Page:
The first time this really began and the first person that I realized this was happening with and I’d say happened because I don’t know that I was sort of consciously went out to do this. It just evolved. But she was someone that was a great technical architect, just a great person, great team, kind of collaborator, and that she had the client had begun to really find the the way she engaged to be very appealing to them, it became very easy then to step back and have her do more and more and more, such that she ended up being essentially leading the project. And even leading through construction such that they sat in the construction trailer and had 100% responsibility on a daily basis, did an outstanding job. It was a really long project.
Such that she, I think she got married, had a pet her first child and then by the time the project was proceeding on the child was now two or three years old. And the story she relayed to me at one point that I love, which is that she was walking her now three year old child through the building again this this child life, her mother had been involved in this project the entire time she’d been alive. But she was walking around the project and the project was largely complete, and the contractor and building occupants and faculty members using the building, were all coming up to her saying how much they loved the building.
When when she and her daughter were walking out the building her little daughter, her three year old daughter turned her and said, Mommy, I’m so proud of you. And it, I realized that it you know it, even a three year old could see what her mother had achieved in that building and the success you achieve and that that single kind of story is one of the most rewarding aspects of my career, or what certainly was to date and when I relay a lot because it dawned on me that finding people trusting them, allowing them to continue to grow, can be great for the firm for the project for everything for them. And it’s so evident that even a three year old can see that it’s, you know, really a wonderful thing.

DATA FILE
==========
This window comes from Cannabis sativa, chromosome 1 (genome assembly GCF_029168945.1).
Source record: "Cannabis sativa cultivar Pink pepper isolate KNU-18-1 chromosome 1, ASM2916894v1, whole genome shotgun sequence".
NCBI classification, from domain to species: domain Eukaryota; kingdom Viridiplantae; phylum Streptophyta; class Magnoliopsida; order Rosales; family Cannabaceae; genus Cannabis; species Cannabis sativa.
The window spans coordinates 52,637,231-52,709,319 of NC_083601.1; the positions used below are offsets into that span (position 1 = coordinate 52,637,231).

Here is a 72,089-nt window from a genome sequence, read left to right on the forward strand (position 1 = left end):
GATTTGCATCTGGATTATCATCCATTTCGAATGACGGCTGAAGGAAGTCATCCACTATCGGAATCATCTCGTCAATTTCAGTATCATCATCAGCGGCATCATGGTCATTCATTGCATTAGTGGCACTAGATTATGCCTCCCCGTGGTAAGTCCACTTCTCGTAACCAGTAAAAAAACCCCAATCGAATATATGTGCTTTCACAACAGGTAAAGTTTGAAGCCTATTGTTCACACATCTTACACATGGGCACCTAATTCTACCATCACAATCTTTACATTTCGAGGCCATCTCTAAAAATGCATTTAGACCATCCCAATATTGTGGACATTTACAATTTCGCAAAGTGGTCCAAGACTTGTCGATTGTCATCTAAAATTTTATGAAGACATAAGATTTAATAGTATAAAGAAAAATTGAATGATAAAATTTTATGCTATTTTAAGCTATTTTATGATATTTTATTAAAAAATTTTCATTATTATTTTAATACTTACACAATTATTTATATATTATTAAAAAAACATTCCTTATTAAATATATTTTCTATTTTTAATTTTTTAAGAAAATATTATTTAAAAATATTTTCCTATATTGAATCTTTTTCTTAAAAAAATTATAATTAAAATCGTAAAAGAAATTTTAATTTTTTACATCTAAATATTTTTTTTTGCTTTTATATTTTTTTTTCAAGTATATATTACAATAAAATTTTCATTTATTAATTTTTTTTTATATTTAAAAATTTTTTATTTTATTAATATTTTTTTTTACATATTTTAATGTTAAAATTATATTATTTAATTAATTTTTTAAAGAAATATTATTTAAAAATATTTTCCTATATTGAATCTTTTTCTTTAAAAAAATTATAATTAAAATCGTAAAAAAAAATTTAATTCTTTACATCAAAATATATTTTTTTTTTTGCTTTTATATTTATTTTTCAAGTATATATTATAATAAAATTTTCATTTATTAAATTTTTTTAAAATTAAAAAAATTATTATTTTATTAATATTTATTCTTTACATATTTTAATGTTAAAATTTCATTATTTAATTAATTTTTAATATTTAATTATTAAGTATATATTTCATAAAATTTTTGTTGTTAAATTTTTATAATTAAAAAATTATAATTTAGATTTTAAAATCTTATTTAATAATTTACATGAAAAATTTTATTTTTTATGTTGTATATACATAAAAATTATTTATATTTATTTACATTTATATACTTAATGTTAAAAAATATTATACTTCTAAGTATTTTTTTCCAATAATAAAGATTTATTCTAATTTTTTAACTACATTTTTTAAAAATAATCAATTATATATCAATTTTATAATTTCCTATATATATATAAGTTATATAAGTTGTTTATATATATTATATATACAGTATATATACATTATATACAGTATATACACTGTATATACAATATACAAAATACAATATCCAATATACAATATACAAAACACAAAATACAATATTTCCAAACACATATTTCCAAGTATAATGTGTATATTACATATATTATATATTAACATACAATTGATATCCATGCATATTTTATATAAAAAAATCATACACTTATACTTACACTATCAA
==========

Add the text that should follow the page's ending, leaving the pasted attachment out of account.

CW: In summary, Tim has found his life’s passion in building not only great and useful structures, but in building and leading teams.
TW: I think that I found something that I love doing and I was passionate about and that’s, for me, that’s kind of the secret sauce that if, if it’s something that you love doing, and you’re passionate about it, you and I know it’s a cliche to say like you don’t really like you go to work at all every day, but I really don’t feel. But there’s certainly days when I feel like I’ve been at work, but I’ve never really envisioned what I do as you know, I’m going to punch a clock and I get renumerated and I go home and do something else. It’s usually in architecture and leading teams and thinking about making cities better. It is all consuming for me in terms of the way I love interacting with the world.
CW: Thanks to Tim for sharing his experience and giving us a chance to understand the joys and challenges of leadership in the world of commercial architecture.
The next conversation episode will be with Rick Rashid, the founding father of Microsoft Research. We’ll discuss his life in academia and in the world of corporate research, the challenges of building and leading a global research organization, and his passion for helping to uncover the next big thing. That conversation will be in two weeks.
Next episode we returned to the studio and returned to the subject of diversity. we’ll tackle the difficulty of including a broad range of perspectives in your decision making, and how leadership is key to making it work.
Leading Smart is from me, Chris Williams. You can find out more about the show and discover other resources for are leaders at my website: CLWill.com.
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That’s it for this episode. The next episode returns to the studio to continue our discussion of diversity. We’ll discuss how a broad spectrum addresses a host of cultural issues. I hope you’ll listen. Until then please remember that each of the several dozen decisions you make today are part of Leading Smart.